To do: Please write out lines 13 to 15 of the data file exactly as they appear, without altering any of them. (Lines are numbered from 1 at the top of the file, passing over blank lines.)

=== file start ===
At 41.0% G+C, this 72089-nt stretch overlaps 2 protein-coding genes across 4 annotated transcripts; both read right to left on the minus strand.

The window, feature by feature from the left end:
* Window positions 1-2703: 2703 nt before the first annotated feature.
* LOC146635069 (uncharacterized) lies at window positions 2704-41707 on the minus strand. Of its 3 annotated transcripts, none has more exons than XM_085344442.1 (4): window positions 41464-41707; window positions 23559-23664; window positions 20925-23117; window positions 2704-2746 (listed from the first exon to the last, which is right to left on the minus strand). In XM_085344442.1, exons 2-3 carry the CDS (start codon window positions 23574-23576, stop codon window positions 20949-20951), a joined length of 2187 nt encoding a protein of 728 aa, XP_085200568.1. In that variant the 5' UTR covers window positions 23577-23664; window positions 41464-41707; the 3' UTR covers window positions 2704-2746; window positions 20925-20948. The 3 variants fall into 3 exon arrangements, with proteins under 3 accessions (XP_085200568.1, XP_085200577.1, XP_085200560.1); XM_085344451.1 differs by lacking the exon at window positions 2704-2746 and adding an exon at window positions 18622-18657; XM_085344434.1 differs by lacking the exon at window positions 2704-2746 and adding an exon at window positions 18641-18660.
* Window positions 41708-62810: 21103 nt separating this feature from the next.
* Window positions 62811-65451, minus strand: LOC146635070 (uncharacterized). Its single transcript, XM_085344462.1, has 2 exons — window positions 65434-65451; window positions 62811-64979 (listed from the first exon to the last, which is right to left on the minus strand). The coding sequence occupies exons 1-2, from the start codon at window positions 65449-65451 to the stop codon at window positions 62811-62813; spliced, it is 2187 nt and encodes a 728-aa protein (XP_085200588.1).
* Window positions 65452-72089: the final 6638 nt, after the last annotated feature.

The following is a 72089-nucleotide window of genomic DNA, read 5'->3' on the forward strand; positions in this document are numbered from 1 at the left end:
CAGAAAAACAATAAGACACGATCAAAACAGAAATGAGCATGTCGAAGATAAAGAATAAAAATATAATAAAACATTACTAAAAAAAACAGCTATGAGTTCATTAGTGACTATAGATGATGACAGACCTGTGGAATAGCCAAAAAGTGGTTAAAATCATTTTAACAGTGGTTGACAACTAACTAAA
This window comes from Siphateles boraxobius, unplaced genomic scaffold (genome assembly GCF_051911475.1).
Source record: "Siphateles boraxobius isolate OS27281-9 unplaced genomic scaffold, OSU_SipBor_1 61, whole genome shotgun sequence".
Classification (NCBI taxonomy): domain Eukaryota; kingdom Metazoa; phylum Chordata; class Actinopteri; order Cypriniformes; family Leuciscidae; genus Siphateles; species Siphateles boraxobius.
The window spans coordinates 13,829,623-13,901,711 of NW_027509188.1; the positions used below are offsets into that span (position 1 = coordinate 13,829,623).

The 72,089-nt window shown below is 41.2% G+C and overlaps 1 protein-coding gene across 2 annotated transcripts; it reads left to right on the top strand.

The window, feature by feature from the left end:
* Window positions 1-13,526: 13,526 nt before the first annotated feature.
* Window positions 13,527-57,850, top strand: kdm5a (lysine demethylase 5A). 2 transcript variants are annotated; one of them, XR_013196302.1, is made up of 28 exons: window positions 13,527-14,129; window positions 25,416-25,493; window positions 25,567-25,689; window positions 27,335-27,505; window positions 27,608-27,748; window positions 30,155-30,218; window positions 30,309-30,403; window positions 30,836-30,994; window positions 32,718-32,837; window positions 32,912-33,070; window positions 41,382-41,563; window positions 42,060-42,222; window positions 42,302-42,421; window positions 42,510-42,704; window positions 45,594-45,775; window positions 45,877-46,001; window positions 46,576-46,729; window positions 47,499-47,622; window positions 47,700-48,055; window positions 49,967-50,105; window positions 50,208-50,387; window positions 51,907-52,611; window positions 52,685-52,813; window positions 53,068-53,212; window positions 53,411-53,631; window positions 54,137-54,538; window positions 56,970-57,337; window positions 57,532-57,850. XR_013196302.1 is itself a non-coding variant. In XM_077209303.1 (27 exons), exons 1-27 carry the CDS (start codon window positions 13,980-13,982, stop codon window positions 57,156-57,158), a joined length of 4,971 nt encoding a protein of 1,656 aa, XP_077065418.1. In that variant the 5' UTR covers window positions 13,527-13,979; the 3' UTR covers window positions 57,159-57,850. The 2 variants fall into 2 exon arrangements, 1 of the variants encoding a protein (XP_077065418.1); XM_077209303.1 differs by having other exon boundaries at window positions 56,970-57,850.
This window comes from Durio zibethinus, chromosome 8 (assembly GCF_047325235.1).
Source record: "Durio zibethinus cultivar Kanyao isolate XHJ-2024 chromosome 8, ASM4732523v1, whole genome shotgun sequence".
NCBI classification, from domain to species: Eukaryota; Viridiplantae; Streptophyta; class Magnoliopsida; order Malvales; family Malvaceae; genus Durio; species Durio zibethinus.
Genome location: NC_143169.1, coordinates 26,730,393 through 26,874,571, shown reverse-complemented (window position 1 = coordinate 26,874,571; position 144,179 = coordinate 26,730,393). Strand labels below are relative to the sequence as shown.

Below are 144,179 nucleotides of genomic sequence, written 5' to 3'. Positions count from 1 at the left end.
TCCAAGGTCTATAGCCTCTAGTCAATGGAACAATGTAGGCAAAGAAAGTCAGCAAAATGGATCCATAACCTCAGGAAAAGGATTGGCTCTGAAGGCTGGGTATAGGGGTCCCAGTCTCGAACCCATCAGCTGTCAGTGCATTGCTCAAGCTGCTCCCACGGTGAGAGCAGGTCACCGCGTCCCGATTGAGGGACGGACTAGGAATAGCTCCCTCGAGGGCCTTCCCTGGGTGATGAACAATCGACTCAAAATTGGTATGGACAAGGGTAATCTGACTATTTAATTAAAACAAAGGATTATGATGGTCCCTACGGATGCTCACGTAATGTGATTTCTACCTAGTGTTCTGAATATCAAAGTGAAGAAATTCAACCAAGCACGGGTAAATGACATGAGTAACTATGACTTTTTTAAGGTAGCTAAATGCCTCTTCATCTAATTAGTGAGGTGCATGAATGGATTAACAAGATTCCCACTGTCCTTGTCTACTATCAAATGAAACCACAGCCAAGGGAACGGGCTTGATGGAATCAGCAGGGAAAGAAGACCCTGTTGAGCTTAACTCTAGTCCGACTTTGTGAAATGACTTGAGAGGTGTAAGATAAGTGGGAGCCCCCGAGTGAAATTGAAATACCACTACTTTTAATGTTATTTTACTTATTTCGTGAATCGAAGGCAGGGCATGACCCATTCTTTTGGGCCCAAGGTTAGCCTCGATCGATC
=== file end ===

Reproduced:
The window spans coordinates 13,829,623-13,901,711 of NW_027509188.1; the positions used below are offsets into that span (position 1 = coordinate 13,829,623).

The 72,089-nt window shown below is 41.2% G+C and overlaps 1 protein-coding gene across 2 annotated transcripts; it reads left to right on the top strand.

The window, feature by feature from the left end: